Benitez has magic touch in Europe

Updated on May 23, 2007 03:42 PM IST
Although Benitez won't explain what makes it so different, it's clear that he gets the best out of his players in the Champions League than in the 38-match Premier League.
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AP | ByRobert Millward, Athens

For a team that hasn't won its domestic league title for 17 years, Liverpool could capture a second European Champions League title in three seasons.

While regular champions such as Manchester United, Chelsea, Arsenal, Juventus, Bayern Munich, PSV Eindhoven and Lyon fail season after season to win European soccer's biggest prize, Liverpool has made it again to the trophy game despite finishing well behind in the domestic campaign.

If the Reds beat AC Milan for the second time in three seasons in Athens on Wednesday, it will be another personal triumph for Rafa Benitez.

Although his team can't find the consistency to keep up with Manchester United and Chelsea in the English Premier League, he has the magic formula in European continental competitions. Benitez led Valencia to the UEFA Cup title three years ago before moving to Anfield where he captured the Champions League title in his first season. Although the Reds tumbled to Benfica last term in the first knockout round, they are back in the final at the Olympic Stadium.

That might be something to shout about. Benitez says very little and prefers to deflect the praise that comes his way. "To play in the final twice in three years is a massive achievement for us. I must be really pleased for my staff and my players because we have another opportunity," Benitez said when asked how he does it.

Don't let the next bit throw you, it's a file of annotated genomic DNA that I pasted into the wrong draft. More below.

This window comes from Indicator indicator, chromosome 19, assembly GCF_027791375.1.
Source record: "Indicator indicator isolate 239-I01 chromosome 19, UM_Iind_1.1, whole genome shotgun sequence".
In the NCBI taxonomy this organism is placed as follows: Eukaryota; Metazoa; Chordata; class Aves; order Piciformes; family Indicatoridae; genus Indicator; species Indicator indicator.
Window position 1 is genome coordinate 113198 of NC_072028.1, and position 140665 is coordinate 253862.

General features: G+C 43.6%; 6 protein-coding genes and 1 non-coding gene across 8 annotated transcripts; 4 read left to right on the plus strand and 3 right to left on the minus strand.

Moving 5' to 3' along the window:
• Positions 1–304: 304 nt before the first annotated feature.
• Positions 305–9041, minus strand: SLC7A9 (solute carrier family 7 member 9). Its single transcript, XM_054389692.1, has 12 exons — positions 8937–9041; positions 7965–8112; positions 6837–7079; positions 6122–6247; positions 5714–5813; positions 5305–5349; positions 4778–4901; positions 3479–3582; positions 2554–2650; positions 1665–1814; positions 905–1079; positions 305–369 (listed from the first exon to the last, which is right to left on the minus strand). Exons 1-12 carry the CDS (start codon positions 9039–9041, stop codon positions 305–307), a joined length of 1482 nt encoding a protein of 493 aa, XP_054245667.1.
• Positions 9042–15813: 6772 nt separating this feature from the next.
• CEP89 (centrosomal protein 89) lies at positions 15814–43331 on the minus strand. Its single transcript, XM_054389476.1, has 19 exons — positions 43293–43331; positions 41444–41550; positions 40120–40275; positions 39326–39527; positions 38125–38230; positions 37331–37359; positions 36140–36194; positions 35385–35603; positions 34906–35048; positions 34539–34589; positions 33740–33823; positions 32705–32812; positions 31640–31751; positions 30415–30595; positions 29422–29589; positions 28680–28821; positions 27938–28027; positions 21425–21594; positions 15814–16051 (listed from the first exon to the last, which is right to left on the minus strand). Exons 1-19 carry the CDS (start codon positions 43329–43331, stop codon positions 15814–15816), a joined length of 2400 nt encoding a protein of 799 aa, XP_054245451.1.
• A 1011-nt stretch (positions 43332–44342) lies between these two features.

"It's down to good players and good staff - good workers. It's not easy but every person in the club works really hard all season."

It doesn't sound like an inspirational rallying cry. For Benitez, however, it's his way of shifting the plaudits away from one individual, such as midfielder Steven Gerrard - or himself. When pressed, he admits that maybe the Champions League is better suited to Liverpool. The team manages to produce its best performances on the European stage instead in the week-by-week routine of the Premier League where it can't get motivated by playing the likes of Watford, Charlton and Sheffield United. "It's different when you talk about a nine-month competition," he says. "It's a different test in Europe when you have six group games followed by the knockout stages. We can manage better because it's a different competition."

Although Benitez won't explain what makes it so different, it's clear that he gets the best out of his players in the Champions League than in the 38-match Premier League.

When Liverpool won the European competition two seasons ago, it ousted Italy's Juventus in the quarterfinals, Chelsea in the semifinals and then rallied from a 3-0 halftime deficit agains AC Milan to equalize with three second-half goals and win on penalty kicks.

This season, it eliminated defending champion Barcelona out in the first knockout round, beat PSV Eindhoven in the quarters and then ousted Chelsea in a penalty shootout in the semis. Benitez says that doesn't mean Liverpool is the best team in Europe. It depends on the form of the teams they play at the time. "To talk about the best team is not easy," he said. "You can talk the best teams in Spain or the best team in Italy but it depends on momentum. Sometimes they are the best but, three months later, they are not."

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